Community Radio Station – Built in 1924, the historic bowling pavilion had been left derelict for over 7 years until it was repurposed for community use as the ‘Sheppey Community Media Centre’. The internet community radio station was established in 2012 as a Sheppey Matters project and media training courses were delivered to local schools and disadvantaged people. The radio station was so successful that it achieved its FM status from Ofcom in 2017 in recognition of its outstanding community achievements. The ethos of 92.2 Sheppey FM is to support people from all walks of life by offering volunteer and work experience opportunities and accredited Arts Awards qualifications to young people. The station is predominantly run by volunteers and has a thriving Youth Show.
Awards given to the station include the ‘Swale Business Award’ for ‘Impact in the Community’, several ‘Swale Volunteer Awards’ and six national community radio awards. Sheppey FM provided a vital link for the community during the lockdowns, broadcasting throughout. In May 2021 the station became the home of the official Tourist Information Centre for the Island.
Community Chef and FoodTruck – The Community Chef project was launched as part of Kent County Councils “Towards 2010” targets. Its aim was to explore a range of potential community healthy eating opportunities together with the development of existing initiatives on the Isle of Sheppey.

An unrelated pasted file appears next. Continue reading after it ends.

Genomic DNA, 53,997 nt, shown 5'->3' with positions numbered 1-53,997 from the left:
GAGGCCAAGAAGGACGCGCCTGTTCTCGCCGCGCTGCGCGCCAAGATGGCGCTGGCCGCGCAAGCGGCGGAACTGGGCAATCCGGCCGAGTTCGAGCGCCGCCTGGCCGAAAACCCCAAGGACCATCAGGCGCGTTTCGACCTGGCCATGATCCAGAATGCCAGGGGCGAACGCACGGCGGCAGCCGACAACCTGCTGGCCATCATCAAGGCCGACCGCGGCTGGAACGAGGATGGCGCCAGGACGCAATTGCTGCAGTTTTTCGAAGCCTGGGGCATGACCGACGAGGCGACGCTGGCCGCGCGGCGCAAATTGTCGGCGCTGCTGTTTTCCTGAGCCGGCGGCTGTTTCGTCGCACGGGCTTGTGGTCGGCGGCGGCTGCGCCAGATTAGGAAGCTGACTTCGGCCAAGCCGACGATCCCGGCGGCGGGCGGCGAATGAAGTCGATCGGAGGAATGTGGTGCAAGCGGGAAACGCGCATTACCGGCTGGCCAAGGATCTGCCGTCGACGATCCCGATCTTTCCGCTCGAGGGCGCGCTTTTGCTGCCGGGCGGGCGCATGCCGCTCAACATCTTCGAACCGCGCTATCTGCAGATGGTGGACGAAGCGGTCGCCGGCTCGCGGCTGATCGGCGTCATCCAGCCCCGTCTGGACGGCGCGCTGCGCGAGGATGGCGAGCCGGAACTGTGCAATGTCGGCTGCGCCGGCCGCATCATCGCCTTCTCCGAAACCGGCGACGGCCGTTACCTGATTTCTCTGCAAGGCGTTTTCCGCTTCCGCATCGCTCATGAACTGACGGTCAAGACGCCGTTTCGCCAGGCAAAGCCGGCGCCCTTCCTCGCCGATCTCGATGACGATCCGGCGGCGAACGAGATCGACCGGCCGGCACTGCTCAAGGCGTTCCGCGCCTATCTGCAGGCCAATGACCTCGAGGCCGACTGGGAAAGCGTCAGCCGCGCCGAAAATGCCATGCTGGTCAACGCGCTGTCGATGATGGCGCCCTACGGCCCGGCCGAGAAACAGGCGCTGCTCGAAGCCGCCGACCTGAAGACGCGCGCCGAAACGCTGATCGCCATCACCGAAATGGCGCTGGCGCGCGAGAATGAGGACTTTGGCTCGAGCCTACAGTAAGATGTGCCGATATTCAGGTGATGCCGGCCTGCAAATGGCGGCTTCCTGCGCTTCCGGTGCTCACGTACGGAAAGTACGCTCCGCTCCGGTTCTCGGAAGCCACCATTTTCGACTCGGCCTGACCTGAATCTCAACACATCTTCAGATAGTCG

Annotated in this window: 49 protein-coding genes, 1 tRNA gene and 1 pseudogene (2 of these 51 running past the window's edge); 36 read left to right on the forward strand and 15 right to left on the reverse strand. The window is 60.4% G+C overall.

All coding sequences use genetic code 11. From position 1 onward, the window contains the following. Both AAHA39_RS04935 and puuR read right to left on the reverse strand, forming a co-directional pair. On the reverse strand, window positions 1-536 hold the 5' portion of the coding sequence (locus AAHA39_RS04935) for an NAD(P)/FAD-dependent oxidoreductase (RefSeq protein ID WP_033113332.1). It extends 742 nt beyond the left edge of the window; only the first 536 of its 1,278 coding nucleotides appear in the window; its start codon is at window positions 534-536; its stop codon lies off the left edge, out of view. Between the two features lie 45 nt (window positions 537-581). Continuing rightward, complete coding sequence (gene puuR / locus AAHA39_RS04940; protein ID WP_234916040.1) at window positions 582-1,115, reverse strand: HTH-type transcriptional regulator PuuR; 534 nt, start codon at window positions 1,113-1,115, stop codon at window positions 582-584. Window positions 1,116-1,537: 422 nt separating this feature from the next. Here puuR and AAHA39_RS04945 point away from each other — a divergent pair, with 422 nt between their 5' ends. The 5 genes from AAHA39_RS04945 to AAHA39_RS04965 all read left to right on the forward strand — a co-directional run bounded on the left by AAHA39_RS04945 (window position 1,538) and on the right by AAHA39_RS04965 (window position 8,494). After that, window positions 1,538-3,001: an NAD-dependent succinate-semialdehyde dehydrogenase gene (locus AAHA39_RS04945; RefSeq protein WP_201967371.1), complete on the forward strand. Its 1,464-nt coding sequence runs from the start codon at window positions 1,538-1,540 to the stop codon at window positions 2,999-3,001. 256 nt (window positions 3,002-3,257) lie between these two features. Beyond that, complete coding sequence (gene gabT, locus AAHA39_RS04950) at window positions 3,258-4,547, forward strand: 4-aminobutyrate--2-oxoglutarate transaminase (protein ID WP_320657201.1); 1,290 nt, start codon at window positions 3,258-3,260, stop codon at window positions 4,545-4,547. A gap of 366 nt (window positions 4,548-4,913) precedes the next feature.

As an initial single year ‘pilot’ project, Community Chef went on to develop its programme with all Swale’s Children Centres and further commissions have seen the project work with Jobcentre Plus across the County. The project was commended for its outstanding results where over 70% of course participants went back into full time employment.
As a multifaceted project, Community Chef has worked with the elderly, isolated, mental health, and drugs/alcohol teams and, more recently, with the Prison Service. In 2017 Mike Spackman, Community Chef, was nominated locally and won the National BBC Food & Farming Awards ‘Cook of the Year’ 2017 title.
The Prince of Wales, Patron Wildfowl and Wetland Trust, will visit Elmley National Nature Reserve, Kent.
Elmley is unique in being the only family owned and managed farm to be designated a National Nature Reserve in the UK. Philip Merricks and his wife Corinne have transformed an intensive arable and livestock farm over 40 years into a site with international wildlife significance. Their pioneering landscape scale approach has resulted in the restoration of nature to the 3,300 acre site. The Reserve is particularly renowned as a successful breeding site for wading birds, including lapwing and redshank, and thousands of visitors visit the marsh to see the flocks of migrating waders and wildfowl.